I've only been an mtb'er about 3 months -- so take what I say with that in mind.
I got a great deal on a hardtail - $250 for a new 1999 Giant Yukon which had been sitting around in a friend's bike shop for 6 years and he just wanted to get rid of it.
A month later I got another great deal from same friend. He had his own 1998 Gary Fisher Level Betty L0 which he only rode several times - I got this dualie for $300.
Now here I am 3 months later after riding both of these bikes quite a bit on trails, reading mtb books, participating in this forum, reading Mountain Bike Magazine online, experimenting with equipment (tires / tire pressures / bars / seat height / pedals), experimenting with techniques for climbing, downhills, mud, logs, and, oh yes, screwing up a lot.
There's lots of good advice in these resources, but you need to get out there and try stuff and develop skills. Hey, a $6,000 mtb would be a waste on me now.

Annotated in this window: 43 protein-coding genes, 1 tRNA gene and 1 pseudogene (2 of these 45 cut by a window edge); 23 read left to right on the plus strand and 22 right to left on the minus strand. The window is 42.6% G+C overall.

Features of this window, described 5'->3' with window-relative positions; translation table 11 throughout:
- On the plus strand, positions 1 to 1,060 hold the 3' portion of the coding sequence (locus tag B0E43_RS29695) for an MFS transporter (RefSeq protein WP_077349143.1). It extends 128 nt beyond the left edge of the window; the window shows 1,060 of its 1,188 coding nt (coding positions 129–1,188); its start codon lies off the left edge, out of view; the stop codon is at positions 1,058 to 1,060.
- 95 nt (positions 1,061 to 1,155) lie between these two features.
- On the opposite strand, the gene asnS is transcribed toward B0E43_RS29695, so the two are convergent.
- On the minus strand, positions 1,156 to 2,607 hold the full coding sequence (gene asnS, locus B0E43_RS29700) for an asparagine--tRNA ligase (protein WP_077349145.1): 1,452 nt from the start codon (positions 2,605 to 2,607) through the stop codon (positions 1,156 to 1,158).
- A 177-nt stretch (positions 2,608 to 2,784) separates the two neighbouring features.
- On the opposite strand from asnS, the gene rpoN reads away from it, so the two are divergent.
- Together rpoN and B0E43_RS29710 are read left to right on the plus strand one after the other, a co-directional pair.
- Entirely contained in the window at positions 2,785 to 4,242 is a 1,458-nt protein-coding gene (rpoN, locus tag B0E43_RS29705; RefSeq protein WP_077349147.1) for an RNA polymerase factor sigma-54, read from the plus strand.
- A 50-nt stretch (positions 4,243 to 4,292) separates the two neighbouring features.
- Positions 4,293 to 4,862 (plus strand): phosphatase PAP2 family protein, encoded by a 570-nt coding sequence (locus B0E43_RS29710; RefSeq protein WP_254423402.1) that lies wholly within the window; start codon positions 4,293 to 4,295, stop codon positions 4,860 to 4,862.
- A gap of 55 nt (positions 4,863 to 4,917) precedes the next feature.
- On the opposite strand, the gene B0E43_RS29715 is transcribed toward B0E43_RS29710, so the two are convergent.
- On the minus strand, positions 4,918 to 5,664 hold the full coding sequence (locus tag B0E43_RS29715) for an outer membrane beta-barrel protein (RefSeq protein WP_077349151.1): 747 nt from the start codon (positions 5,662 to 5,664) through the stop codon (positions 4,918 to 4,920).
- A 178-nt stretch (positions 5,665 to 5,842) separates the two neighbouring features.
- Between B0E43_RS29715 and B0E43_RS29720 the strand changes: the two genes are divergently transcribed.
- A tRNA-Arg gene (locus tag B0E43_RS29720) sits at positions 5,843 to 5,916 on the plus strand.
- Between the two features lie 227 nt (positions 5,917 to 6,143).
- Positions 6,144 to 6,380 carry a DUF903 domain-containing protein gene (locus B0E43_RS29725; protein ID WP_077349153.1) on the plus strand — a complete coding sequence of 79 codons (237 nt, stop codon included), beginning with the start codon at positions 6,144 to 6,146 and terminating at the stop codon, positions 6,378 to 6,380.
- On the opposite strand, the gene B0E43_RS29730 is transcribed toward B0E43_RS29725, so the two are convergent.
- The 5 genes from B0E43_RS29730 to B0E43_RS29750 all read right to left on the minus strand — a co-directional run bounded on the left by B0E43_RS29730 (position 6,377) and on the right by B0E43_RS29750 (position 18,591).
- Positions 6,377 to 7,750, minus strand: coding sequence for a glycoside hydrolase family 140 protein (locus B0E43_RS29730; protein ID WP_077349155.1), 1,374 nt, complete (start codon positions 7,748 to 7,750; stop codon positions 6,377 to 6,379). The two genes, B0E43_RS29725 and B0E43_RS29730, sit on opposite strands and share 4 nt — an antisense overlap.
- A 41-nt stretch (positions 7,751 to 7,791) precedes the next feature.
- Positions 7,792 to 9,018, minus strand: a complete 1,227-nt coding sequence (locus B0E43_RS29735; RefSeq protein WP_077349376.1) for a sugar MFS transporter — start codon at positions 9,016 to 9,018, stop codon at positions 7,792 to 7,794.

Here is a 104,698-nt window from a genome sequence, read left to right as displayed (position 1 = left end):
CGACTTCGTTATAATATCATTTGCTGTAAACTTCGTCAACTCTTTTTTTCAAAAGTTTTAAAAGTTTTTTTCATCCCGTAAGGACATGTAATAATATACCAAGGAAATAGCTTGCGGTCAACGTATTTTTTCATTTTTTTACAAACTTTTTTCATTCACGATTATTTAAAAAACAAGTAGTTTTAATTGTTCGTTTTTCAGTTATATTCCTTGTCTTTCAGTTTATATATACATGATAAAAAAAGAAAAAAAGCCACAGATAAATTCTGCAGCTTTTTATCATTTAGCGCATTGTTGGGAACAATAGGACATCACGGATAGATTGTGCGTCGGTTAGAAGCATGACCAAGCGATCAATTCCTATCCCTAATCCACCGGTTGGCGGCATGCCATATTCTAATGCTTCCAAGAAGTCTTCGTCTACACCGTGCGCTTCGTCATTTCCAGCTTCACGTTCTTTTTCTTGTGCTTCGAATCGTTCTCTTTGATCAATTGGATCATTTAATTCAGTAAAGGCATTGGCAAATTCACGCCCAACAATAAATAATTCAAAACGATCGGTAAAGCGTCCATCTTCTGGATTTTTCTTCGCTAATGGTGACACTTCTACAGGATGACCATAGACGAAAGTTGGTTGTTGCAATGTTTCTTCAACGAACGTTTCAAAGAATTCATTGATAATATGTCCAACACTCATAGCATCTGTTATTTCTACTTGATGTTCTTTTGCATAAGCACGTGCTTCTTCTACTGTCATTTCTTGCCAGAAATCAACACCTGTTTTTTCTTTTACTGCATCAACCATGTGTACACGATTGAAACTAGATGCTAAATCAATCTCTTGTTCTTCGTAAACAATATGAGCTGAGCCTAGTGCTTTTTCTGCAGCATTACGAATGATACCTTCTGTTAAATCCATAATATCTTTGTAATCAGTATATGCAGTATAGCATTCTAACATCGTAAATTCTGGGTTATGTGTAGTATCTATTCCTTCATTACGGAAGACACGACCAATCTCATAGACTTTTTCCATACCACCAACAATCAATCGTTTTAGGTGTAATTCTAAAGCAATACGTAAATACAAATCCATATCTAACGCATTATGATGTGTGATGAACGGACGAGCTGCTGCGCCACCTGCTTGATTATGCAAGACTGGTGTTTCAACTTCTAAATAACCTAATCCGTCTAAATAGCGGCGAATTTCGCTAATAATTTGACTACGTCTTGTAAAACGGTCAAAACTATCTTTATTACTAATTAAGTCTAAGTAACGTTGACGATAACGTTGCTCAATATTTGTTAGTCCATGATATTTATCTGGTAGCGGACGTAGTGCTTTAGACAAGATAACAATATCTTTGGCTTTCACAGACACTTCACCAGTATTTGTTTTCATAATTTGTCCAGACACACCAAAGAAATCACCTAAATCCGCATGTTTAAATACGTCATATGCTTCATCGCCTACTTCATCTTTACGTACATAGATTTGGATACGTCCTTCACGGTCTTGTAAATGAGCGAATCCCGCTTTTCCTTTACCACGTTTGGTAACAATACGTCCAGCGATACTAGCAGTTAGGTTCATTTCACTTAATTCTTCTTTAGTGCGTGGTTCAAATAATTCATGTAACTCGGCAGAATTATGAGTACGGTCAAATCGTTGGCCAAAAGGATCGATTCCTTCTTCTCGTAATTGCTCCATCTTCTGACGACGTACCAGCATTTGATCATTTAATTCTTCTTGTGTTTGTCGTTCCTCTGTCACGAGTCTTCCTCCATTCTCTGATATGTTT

What I'm learning is not just skills, but also what kinds of mountain biking I prefer. So when I get a better handle on my preferences and better skills in a year or so, then maybe I can get a bike that is "better" for me. But for now, my $250 and $300 deals surpass my $200 skills.
Transition Dirtbag, Kona Roast 2002 and specialized BMX
I am not entirely sure what the point is. But I think you are saying you need to learn to drive before you should get a vette....and I agree, you will know what you want and how you ride which in the long run will help you pick "your" perfect bike.
that is why I try to recomend lower end bikes to people. everyone tends to want to buy 'the best' because that is kind of what society says we should do. but with something as personal as a bike, 'the best' is different for everyone. you can't know what works for you until you know how to ride and understand a little about bikes....